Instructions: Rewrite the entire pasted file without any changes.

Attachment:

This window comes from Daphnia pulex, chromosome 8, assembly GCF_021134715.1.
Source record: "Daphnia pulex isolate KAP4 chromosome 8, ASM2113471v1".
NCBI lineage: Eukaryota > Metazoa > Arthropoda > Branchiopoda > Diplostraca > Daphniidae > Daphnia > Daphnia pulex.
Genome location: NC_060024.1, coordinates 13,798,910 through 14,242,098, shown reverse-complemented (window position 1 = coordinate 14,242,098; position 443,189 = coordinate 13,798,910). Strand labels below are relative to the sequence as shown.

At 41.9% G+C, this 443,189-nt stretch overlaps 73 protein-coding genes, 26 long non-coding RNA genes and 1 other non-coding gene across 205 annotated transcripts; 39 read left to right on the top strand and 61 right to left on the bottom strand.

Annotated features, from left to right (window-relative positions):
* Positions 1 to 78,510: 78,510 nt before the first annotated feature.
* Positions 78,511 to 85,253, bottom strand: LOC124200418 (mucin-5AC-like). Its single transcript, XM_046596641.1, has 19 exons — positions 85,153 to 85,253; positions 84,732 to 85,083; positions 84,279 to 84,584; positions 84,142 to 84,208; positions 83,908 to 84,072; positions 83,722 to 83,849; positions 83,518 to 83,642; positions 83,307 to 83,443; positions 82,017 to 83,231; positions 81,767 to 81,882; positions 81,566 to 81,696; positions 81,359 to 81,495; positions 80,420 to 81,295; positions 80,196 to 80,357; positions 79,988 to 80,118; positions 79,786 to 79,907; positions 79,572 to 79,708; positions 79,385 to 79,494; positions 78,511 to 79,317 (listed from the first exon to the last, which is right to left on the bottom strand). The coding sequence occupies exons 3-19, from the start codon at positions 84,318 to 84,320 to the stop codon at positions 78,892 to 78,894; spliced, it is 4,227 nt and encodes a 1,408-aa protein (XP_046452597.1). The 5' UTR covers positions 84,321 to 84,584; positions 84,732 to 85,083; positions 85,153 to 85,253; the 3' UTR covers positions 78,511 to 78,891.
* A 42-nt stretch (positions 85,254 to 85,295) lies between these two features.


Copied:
This window comes from Daphnia pulex, chromosome 8, assembly GCF_021134715.1.
Source record: "Daphnia pulex isolate KAP4 chromosome 8, ASM2113471v1".
NCBI lineage: Eukaryota > Metazoa > Arthropoda > Branchiopoda > Diplostraca > Daphniidae > Daphnia > Daphnia pulex.
Genome location: NC_060024.1, coordinates 13,798,910 through 14,242,098, shown reverse-complemented (window position 1 = coordinate 14,242,098; position 443,189 = coordinate 13,798,910). Strand labels below are relative to the sequence as shown.

At 41.9% G+C, this 443,189-nt stretch overlaps 73 protein-coding genes, 26 long non-coding RNA genes and 1 other non-coding gene across 205 annotated transcripts; 39 read left to right on the top strand and 61 right to left on the bottom strand.

Annotated features, from left to right (window-relative positions):
* Positions 1 to 78,510: 78,510 nt before the first annotated feature.
* Positions 78,511 to 85,253, bottom strand: LOC124200418 (mucin-5AC-like). Its single transcript, XM_046596641.1, has 19 exons — positions 85,153 to 85,253; positions 84,732 to 85,083; positions 84,279 to 84,584; positions 84,142 to 84,208; positions 83,908 to 84,072; positions 83,722 to 83,849; positions 83,518 to 83,642; positions 83,307 to 83,443; positions 82,017 to 83,231; positions 81,767 to 81,882; positions 81,566 to 81,696; positions 81,359 to 81,495; positions 80,420 to 81,295; positions 80,196 to 80,357; positions 79,988 to 80,118; positions 79,786 to 79,907; positions 79,572 to 79,708; positions 79,385 to 79,494; positions 78,511 to 79,317 (listed from the first exon to the last, which is right to left on the bottom strand). The coding sequence occupies exons 3-19, from the start codon at positions 84,318 to 84,320 to the stop codon at positions 78,892 to 78,894; spliced, it is 4,227 nt and encodes a 1,408-aa protein (XP_046452597.1). The 5' UTR covers positions 84,321 to 84,584; positions 84,732 to 85,083; positions 85,153 to 85,253; the 3' UTR covers positions 78,511 to 78,891.
* A 42-nt stretch (positions 85,254 to 85,295) lies between these two features.